Just knowing there is a Hebrew word for “reset” will make you more knowledgeable about the language than an Israeli Internet service technician whose phone assistance I once had the misfortune to require. During a conference call with me and a technician from a different company, this zero clearly had no idea what the other tech support person was requesting when he asked her to “le’apes” (pronounced “le-ah-PES”) my modem.
The word for “to reset,” like the noun form “ipus” (ee-POOS), comes from “efes,” the Hebrew word for “zero” (in Hebrew a “p” and an “f” are the same letter, vowelized differently). Thus the Hebrew term zeroes in on the concept of recalibrating something by bringing it back to its zero state.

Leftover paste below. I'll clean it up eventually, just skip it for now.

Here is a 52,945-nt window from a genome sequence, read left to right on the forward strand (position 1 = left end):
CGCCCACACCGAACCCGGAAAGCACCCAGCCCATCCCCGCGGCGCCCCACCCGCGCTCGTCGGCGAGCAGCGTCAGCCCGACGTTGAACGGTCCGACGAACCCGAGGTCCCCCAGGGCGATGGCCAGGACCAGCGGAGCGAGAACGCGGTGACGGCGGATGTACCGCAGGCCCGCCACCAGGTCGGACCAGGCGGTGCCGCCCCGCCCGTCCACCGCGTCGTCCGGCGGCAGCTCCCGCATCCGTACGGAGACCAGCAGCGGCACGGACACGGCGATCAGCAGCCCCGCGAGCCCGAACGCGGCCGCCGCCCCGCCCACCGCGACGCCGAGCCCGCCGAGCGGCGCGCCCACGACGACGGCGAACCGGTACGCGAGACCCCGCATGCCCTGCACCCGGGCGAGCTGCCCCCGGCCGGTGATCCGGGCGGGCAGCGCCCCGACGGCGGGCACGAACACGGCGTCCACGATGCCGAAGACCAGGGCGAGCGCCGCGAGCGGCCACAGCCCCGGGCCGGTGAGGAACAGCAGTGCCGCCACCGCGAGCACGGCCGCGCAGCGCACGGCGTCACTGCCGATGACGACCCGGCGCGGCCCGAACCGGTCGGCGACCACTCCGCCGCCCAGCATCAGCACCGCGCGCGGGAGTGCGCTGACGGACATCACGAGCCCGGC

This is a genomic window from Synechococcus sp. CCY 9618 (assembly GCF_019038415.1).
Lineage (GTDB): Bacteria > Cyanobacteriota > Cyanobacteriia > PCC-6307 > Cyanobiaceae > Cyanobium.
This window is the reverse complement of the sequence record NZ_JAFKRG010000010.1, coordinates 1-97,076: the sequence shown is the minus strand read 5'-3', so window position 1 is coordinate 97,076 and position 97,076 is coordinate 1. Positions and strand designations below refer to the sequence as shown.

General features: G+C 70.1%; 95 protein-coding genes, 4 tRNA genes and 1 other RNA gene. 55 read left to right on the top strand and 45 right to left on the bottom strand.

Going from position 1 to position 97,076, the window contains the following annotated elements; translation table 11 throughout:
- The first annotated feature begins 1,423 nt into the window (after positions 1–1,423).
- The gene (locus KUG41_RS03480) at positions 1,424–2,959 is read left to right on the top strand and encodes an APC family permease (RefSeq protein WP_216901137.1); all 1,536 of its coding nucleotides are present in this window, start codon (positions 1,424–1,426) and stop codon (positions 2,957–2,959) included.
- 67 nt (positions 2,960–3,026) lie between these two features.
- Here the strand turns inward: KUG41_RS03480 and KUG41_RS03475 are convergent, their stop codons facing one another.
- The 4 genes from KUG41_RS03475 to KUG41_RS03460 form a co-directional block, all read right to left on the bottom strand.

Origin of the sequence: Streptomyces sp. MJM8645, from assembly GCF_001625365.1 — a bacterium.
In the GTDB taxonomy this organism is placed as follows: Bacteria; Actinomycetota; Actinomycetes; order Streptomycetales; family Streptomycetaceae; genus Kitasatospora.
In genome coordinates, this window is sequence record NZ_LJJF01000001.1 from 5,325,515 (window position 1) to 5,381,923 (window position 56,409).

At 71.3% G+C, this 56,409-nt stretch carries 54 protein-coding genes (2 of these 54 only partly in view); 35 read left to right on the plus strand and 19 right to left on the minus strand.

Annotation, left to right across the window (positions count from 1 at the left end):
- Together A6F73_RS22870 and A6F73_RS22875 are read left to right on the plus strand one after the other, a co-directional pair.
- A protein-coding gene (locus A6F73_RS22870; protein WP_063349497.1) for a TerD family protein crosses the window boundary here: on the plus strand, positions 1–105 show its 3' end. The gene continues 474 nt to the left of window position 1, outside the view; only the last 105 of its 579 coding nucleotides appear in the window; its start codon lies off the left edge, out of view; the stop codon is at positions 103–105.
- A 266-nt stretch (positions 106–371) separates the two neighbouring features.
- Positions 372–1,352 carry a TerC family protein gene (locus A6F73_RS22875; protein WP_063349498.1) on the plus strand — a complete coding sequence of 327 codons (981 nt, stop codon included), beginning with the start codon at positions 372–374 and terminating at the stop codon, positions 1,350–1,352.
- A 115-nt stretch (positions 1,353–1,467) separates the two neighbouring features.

When the service representative finally got the picture, she described it with the Hebrish equivalent, exclaiming, “Oh, la’asot [to do] reset!” Exhibiting zero tolerance for use of the correct Hebrew word, she took the offensive, almost shocking my modem back to life by asking the other technician in an accusatory tone: “Why don’t you speak in Hebrew?” I can only hope the company she was working for at the time has by now decided her number is up.
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